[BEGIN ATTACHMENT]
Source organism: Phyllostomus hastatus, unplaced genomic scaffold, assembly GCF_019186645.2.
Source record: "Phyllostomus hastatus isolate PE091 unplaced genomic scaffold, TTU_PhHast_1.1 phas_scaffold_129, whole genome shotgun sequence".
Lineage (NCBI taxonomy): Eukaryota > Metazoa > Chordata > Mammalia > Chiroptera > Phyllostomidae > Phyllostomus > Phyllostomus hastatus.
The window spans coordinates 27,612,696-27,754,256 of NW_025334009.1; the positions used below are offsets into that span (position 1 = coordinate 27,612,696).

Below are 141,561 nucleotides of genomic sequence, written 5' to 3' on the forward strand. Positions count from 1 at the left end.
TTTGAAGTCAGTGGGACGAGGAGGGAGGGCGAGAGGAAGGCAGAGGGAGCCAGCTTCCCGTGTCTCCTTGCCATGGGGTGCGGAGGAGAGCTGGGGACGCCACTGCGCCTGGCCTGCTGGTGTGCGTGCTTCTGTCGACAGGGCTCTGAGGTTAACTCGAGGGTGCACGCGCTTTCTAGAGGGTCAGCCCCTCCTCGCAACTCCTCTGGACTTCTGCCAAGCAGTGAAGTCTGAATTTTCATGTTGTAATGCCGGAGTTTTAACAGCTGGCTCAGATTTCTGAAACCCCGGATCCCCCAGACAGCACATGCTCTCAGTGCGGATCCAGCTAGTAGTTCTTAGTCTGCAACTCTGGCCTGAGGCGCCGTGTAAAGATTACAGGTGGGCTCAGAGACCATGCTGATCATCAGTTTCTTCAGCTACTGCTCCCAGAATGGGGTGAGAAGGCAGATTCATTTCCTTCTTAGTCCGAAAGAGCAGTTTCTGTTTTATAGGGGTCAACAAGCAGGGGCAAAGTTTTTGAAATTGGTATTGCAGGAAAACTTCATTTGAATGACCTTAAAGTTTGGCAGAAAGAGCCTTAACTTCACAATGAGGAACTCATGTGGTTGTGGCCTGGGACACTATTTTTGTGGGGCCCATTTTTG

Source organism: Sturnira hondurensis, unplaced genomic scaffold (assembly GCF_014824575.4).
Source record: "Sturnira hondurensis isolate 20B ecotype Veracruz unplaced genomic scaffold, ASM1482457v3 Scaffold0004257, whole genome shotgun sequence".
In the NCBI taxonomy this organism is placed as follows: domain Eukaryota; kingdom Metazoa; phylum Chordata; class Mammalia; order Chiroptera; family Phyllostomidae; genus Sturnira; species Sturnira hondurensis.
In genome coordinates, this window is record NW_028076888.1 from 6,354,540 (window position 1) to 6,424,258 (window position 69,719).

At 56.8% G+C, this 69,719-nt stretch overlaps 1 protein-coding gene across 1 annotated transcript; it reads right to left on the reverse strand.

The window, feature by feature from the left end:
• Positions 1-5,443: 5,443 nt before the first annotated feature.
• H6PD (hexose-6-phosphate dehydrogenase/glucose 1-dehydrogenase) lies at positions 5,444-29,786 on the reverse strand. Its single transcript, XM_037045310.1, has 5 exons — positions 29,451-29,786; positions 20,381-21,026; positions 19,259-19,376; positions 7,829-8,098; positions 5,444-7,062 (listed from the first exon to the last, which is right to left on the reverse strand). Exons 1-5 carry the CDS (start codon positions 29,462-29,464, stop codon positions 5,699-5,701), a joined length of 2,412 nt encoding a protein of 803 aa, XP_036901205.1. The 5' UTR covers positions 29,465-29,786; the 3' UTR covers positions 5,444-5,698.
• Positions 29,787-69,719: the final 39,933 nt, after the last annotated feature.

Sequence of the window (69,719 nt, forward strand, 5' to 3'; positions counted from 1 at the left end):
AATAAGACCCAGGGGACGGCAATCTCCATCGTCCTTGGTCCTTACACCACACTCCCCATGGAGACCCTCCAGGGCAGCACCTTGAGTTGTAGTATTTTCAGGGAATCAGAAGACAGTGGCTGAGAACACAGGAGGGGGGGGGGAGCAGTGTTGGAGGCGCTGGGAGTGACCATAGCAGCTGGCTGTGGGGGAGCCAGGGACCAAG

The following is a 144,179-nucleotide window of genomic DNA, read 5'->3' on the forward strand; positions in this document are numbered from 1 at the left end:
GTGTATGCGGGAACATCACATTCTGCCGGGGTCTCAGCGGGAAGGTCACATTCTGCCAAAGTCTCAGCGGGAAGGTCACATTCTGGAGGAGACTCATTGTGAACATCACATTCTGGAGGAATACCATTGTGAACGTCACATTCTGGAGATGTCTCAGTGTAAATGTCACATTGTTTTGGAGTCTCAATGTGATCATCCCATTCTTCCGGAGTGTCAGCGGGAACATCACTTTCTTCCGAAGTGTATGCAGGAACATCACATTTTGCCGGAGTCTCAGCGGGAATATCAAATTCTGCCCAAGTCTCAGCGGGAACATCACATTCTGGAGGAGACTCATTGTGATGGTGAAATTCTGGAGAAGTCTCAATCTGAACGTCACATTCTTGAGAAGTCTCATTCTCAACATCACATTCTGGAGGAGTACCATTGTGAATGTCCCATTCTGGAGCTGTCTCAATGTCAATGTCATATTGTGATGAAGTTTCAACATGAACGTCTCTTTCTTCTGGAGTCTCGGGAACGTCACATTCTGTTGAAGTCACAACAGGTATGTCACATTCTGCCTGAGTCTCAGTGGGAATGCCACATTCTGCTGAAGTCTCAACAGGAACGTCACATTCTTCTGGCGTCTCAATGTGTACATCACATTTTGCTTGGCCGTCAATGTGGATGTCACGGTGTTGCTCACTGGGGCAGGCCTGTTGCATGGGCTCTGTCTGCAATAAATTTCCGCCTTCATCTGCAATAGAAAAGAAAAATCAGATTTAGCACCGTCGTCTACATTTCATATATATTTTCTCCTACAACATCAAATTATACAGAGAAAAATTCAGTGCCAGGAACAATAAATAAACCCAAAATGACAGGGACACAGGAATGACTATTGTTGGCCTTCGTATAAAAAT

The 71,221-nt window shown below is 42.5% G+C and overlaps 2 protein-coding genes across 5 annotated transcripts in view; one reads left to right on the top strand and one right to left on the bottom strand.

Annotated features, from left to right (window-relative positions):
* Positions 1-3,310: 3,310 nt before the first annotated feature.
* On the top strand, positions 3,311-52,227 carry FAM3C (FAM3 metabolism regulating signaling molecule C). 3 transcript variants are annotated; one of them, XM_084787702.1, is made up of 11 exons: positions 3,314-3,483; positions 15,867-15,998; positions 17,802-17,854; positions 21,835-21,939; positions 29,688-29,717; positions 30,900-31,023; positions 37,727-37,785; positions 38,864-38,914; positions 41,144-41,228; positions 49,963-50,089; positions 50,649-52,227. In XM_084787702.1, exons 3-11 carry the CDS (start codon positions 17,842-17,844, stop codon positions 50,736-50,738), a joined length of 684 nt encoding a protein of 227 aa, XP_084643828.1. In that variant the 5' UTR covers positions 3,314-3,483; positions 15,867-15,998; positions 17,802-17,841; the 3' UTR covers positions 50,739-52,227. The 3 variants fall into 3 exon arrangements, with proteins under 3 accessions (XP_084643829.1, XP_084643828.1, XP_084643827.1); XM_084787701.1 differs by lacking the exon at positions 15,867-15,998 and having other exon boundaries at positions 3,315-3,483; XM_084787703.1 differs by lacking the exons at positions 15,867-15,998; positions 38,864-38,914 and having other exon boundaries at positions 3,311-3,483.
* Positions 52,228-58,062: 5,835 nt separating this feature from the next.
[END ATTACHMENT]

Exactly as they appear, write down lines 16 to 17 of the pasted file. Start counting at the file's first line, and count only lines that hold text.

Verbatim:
Sequence of the window (69,719 nt, forward strand, 5' to 3'; positions counted from 1 at the left end):
AATAAGACCCAGGGGACGGCAATCTCCATCGTCCTTGGTCCTTACACCACACTCCCCATGGAGACCCTCCAGGGCAGCACCTTGAGTTGTAGTATTTTCAGGGAATCAGAAGACAGTGGCTGAGAACACAGGAGGGGGGGGGGAGCAGTGTTGGAGGCGCTGGGAGTGACCATAGCAGCTGGCTGTGGGGGAGCCAGGGACCAAG